What are the implications of artificial intelligence?

Posted by Policyhubadmin on 27 July 2017

The Select Committee on Artificial Intelligence has published its call for evidence and invites submissions from all interested individuals and organisations.

The focus of the Committee's inquiry will include:

  • The current state of artificial intelligence.
  • The pace of technological change and the development of artificial intelligence
  • The impact of artificial intelligence on society
  • The public perception of artificial intelligence
  • The sectors most, and least likely, to benefit from artificial intelligence
  • The data-based monopolies of some large corporations
  • The ethical implications of artificial intelligence
  • The role of the Government and
  • The work of other countries or international organisations.

Help us shape our response by leaving your comments below or add to the google document here. To view the full inquiry please click here

Consultation Response

Only BCS Members can submit responses to Consultations.
Existing members please login here
Closes on: 
Wednesday, 30 August 2017

3 Comments

1.
by Michael Curtis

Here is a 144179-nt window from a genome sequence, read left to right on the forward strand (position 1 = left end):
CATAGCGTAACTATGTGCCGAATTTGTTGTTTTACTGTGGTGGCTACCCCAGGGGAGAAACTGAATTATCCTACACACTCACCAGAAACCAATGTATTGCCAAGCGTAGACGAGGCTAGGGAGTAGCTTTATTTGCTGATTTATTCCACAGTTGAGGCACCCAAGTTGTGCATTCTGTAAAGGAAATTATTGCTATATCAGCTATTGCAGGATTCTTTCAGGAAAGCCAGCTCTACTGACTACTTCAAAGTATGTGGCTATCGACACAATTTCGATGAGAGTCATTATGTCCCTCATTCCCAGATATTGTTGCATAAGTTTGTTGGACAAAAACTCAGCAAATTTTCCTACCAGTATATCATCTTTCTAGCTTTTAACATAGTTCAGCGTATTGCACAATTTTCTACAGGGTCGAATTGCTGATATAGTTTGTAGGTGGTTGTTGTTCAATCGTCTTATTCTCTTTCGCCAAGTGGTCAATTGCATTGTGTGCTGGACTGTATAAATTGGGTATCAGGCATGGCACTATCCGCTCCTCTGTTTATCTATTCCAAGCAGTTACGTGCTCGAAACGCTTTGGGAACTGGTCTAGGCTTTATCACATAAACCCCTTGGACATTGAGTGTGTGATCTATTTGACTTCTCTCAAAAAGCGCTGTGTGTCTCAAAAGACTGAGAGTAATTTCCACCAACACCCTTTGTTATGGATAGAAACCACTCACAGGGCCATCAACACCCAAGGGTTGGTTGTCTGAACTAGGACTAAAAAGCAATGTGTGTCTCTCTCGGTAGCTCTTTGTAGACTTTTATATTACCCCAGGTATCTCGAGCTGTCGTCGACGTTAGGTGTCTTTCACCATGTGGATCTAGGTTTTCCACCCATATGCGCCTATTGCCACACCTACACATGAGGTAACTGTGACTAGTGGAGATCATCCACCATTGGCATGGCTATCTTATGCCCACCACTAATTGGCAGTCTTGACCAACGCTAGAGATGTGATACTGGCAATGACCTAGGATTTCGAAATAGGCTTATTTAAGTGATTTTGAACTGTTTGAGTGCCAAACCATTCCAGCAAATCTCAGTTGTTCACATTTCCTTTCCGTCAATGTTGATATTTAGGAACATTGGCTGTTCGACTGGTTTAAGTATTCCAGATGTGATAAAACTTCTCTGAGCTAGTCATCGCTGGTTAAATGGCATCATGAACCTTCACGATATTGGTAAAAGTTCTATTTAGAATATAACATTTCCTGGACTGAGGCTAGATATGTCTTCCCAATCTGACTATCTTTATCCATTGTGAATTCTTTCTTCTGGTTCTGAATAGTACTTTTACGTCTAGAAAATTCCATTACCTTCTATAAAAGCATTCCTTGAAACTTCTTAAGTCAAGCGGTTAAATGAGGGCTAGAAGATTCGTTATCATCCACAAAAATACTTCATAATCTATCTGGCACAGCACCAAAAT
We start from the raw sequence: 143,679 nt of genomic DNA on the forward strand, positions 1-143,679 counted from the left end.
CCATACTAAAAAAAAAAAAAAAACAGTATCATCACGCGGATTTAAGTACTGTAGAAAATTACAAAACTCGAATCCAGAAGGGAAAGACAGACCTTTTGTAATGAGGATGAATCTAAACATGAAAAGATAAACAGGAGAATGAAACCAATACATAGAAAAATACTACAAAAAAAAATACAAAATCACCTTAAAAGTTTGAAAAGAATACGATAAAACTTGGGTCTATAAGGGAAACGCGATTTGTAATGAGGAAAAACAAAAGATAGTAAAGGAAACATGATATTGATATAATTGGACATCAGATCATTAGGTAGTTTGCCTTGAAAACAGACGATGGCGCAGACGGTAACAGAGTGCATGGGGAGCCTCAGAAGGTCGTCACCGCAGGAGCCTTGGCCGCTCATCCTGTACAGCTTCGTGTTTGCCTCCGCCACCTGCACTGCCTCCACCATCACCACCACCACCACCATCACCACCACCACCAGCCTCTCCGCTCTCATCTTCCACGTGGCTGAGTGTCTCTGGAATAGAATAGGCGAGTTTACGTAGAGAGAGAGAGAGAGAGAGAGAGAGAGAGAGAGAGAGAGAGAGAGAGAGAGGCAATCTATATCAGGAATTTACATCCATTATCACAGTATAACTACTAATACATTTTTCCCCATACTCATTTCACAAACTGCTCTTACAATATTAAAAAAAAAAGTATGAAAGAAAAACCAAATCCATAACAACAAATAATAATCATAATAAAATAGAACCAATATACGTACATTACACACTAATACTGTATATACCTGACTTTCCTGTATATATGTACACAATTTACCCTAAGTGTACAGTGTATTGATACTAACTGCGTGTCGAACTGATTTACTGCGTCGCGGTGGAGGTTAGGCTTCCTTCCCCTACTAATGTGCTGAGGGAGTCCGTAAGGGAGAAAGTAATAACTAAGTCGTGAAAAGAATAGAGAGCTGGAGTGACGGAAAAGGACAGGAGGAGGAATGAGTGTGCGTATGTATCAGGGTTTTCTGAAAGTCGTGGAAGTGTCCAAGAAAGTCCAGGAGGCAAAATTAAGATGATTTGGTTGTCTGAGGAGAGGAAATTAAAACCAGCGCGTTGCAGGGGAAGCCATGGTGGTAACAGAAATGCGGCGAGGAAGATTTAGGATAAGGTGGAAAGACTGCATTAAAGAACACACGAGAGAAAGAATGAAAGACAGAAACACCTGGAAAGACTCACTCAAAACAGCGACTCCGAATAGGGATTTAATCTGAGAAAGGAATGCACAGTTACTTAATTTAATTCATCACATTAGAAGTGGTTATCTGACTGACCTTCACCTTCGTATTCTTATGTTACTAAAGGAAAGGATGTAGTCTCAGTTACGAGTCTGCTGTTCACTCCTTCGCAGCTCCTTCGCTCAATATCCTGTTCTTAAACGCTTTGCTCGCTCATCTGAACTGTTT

I have spoken informally about the possibilities arising from the development of forms of AI in a number of places with non-technical people. There is very little understanding of the possibilities and implications. For example many people have heard of Stephen Hawking's misgivings, but they have no idea of where they come from or even what they are. More education is vital along with a concerted effort to get truth into the media and to act when they sensationalise and mislead.

2.
by Michael Curtis

In a world where most research is done in the private sphere it is vital that governments act to make sure that developments are moved into the public realm as quickly as possible and used to benefit the many, not the few. Automation can easily lead to greater inequality and an increased concentration of wealth in a few hands leading almost to schism in the human race. There is a real prospect of a better world for everybody but for human greed left to itself in a laissez-faire economic system.

3.
by Ian Tighe

There are huge implications for governance over decision making. The traceability of decisions will need detailed attention if we are to have accountability in the future. Example, It is very unclear how issues of say clinical negligence will be handled where AI has been deeply involved in decision making - whose decision was it?

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